Water-pollution discussion requires an extra step beyond the reading, but this a good place to start.


A bird learns self-acceptance in this tale with a concealed environmental message.

Benjamin, a blue-footed booby, loves to go treasure hunting on his beach. He tugs a long, red “string-stretch-it” (an elastic band) out of the sand, and a round “hmmm…a…hole-thing-um” (a silicon wristband) is a delightful find. But when he finds a shiny “twink-um-doodle” (a mirror), he declares that to be the best treasure of all. He can see himself reflected for the first time! Unfortunately, he doesn’t like what he sees. His beak is too long, his wings are too wide, and his feet are too blue. Benjamin decides to use his treasures to change how he looks. He squeezes into the “hole-thing-um,” ties the “string-stretch-its” around his feet, and fastens other treasures all around. But now, he can hardly move. Luckily, he breaks free and becomes thankful for his original features. Macartney never explicitly mentions the word “trash,” but it is clear to eagle-eyed observers what Benjamin’s “treasures” really are. Benjamin’s quirky names for all of the items he finds add levity, but many other creatures on the island have heavy-lidded stares, making them look sleepy or ill (except when they are laughing at Benjamin).  (Editor’s note: An author’s note about ocean trash has been appended to the finished book.)

Water-pollution discussion requires an extra step beyond the reading, but this a good place to start. (Picture book. 3-7)

Pub Date: June 16, 2020

ISBN: 978-1-77278-111-3

Page Count: 32

Publisher: Pajama Press

Review Posted Online: March 29, 2020

Kirkus Reviews Issue: April 15, 2020

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A sweet, soft conversation starter and a charming gift.

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A paean to teachers and their surrogates everywhere.

This gentle ode to a teacher’s skill at inspiring, encouraging, and being a role model is spoken, presumably, from a child’s viewpoint. However, the voice could equally be that of an adult, because who can’t look back upon teachers or other early mentors who gave of themselves and offered their pupils so much? Indeed, some of the self-aware, self-assured expressions herein seem perhaps more realistic as uttered from one who’s already grown. Alternatively, readers won’t fail to note that this small book, illustrated with gentle soy-ink drawings and featuring an adult-child bear duo engaged in various sedentary and lively pursuits, could just as easily be about human parent- (or grandparent-) child pairs: some of the softly colored illustrations depict scenarios that are more likely to occur within a home and/or other family-oriented setting. Makes sense: aren’t parents and other close family members children’s first teachers? This duality suggests that the book might be best shared one-on-one between a nostalgic adult and a child who’s developed some self-confidence, having learned a thing or two from a parent, grandparent, older relative, or classroom instructor.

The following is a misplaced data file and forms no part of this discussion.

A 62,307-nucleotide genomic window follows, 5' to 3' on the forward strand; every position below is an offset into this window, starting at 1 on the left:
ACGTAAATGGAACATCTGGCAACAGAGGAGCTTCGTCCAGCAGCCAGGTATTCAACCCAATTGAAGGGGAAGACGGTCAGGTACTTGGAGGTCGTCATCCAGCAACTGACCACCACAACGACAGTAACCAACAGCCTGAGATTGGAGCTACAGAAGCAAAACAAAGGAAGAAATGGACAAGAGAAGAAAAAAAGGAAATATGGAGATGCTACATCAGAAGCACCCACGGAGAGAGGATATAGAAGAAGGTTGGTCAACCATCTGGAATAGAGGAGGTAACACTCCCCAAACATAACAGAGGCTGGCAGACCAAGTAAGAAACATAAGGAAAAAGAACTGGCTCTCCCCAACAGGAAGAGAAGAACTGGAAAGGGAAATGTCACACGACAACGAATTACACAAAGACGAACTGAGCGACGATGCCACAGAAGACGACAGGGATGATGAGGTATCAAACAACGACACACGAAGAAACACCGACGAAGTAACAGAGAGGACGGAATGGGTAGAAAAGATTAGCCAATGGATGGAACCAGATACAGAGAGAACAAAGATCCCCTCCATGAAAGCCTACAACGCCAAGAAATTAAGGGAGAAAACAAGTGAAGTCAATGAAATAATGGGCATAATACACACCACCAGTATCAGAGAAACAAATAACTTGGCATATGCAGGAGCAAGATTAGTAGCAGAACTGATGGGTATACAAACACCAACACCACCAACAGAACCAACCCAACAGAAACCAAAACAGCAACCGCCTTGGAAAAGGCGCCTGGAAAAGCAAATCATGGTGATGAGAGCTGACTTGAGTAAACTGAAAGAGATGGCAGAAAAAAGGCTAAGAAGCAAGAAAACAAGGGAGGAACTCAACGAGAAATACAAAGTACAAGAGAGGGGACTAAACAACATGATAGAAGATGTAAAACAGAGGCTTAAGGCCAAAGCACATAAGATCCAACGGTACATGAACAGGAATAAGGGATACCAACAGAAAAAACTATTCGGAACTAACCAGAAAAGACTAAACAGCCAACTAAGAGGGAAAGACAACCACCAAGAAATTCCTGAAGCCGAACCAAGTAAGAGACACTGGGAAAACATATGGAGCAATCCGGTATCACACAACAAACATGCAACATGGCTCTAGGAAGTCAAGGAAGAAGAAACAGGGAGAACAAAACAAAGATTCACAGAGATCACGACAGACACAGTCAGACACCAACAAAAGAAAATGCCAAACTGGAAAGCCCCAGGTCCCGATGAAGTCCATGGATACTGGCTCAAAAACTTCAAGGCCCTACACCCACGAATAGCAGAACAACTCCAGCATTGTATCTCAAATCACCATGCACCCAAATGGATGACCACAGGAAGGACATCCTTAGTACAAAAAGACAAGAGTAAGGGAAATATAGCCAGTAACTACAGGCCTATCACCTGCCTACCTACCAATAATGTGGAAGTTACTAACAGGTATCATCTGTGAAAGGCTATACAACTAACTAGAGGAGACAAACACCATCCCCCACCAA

A sweet, soft conversation starter and a charming gift. (Picture book. 4-7)

Pub Date: March 1, 2017

ISBN: 978-1-943200-08-5

Page Count: 32

Publisher: Compendium

Review Posted Online: Dec. 14, 2016

Kirkus Reviews Issue: Jan. 1, 2017

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A wandering effort, happy but pointless.


From the Dragons Love Tacos series

The perfect book for kids who love dragons and mild tacos.

Rubin’s story starts with an incantatory edge: “Hey, kid! Did you know that dragons love tacos? They love beef tacos and chicken tacos. They love really big gigantic tacos and tiny little baby tacos as well.” The playing field is set: dragons, tacos. As a pairing, they are fairly silly, and when the kicker comes in—that dragons hate spicy salsa, which ignites their inner fireworks—the silliness is sillier still. Second nature, after all, is for dragons to blow flames out their noses. So when the kid throws a taco party for the dragons, it seems a weak device that the clearly labeled “totally mild” salsa comes with spicy jalapenos in the fine print, prompting the dragons to burn down the house, resulting in a barn-raising at which more tacos are served. Harmless, but if there is a parable hidden in the dragon-taco tale, it is hidden in the unlit deep, and as a measure of lunacy, bridled or unbridled, it doesn’t make the leap into the outer reaches of imagination. Salmieri’s artwork is fitting, with a crabbed, ethereal line work reminiscent of Peter Sís, but the story does not offer it enough range.

A wandering effort, happy but pointless. (Picture book. 3-5)

Pub Date: June 14, 2012

ISBN: 978-0-8037-3680-1

Page Count: 40

Publisher: Dial Books

Review Posted Online: March 28, 2012

Kirkus Reviews Issue: April 15, 2012

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